In a world of Pinterest-perfect inspiration boards, blogs and magazines, it’s easy to understand how event client expectations have taken a turn for the impossible. Surely if a picture of something exists, it can be done, right?
Unfortunately, not every photograph represents achievable reality, and as an event professional, that can set you up for the perception of failure--unless you manage the situation from the start.
Once you’ve recognized the first signs of impossible client expectations, there are steps you can take to help educate your consumer. Protect your reputation and ensure that your clients are satisfied by carefully managing their expectations.
Think of yourself as an event client in today’s world. You’re exposed to inspiration shoots everywhere you turn. Unfortunately, those shoots rarely mention that the one table that was photographed under professional lighting and in ideal circumstances came with a $15,000 price tag--per table! Face it: Almost no one has that kind of budget!
There is also a big push in the media for clients to personalize their celebrations, so hosts feel pressured to customize every single detail. The costs add up and the stress increases as they succumb to the pressure to be unique.
How should you handle the situation when your client approaches you with these big ideas, and you know that their budget or logistics won’t allow them to have exactly what they want?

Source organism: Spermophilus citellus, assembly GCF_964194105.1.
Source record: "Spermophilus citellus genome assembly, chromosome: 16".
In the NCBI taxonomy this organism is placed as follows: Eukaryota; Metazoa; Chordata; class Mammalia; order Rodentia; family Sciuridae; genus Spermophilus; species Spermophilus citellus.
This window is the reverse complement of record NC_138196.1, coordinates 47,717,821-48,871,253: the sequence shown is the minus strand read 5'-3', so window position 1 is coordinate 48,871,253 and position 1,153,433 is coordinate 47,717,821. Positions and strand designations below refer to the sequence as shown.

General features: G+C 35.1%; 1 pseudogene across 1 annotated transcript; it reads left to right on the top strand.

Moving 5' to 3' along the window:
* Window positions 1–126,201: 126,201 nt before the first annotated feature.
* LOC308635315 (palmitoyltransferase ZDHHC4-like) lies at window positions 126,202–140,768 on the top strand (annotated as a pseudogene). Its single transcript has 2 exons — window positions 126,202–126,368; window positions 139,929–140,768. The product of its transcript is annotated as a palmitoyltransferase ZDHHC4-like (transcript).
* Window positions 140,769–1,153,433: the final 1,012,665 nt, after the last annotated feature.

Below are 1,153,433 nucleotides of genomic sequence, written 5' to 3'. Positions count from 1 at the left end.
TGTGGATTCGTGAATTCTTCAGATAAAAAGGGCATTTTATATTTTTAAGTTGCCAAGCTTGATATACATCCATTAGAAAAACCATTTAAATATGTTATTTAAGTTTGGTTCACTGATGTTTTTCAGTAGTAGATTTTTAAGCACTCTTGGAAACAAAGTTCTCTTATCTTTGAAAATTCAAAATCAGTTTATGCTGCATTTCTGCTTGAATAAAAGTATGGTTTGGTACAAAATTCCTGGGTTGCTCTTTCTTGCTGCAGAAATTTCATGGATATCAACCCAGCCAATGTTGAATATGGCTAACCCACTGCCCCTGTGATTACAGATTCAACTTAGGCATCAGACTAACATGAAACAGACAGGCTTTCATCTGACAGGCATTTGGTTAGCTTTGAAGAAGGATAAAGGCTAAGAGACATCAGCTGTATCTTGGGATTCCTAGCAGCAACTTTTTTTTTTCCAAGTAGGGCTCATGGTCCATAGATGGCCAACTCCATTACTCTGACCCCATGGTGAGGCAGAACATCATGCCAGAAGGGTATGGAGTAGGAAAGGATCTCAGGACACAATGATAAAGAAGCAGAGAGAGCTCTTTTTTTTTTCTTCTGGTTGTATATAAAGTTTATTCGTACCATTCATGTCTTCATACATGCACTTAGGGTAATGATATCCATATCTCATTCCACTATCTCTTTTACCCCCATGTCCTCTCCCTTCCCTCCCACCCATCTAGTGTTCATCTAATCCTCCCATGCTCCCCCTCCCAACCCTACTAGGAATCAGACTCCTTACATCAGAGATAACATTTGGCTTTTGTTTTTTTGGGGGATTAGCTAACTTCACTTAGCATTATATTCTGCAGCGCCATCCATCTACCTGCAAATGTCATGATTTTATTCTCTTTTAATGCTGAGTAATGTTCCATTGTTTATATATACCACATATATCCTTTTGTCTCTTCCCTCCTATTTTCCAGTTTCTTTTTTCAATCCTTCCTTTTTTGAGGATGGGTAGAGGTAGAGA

I personally never say “no” right away, but I do give them reality checks and gently play devil’s advocate. I always take the opportunity to explain the reason their inspiration might be beyond their budget or logistics, and I try to research and offer more reasonable alternatives. That way, if you have to present a problem, you’ll have a solution to present at the same time.
Is the problem primarily financial? A lot of times event clients don’t realize how small changes can impact the overall budget. I find it most effective to show them on paper how each possible adjustment might help or hurt. Most clients appreciate this reality check and are better able to consider their options once they see how the financial situation impacts the overall event outcome.
Another way to help your client is to put together a cohesive, talented team of dependable vendors who can help make some of their dreams come true. Look for like-minded professionals who share your desire to help meet some of the client’s expectations and wow them with what they can have, rather than stress them out over what they can’t. Your help assembling such a team is truly invaluable to clients who may be planning a major event or celebration for the very first time
It’s never easy to say “no” to a client, but it is always in his or her best interest to be honest when expectations cannot possibly match reality. If your client has impossible expectations, start with the truth, offer solutions and put together the best possible team to support you and your work. Your client will ultimately be much more satisfied with the event outcome and your services.
Emily Sullivan is the owner of Emily Sullivan Events, a full-service wedding planning company based in New Orleans and serving couples everywhere.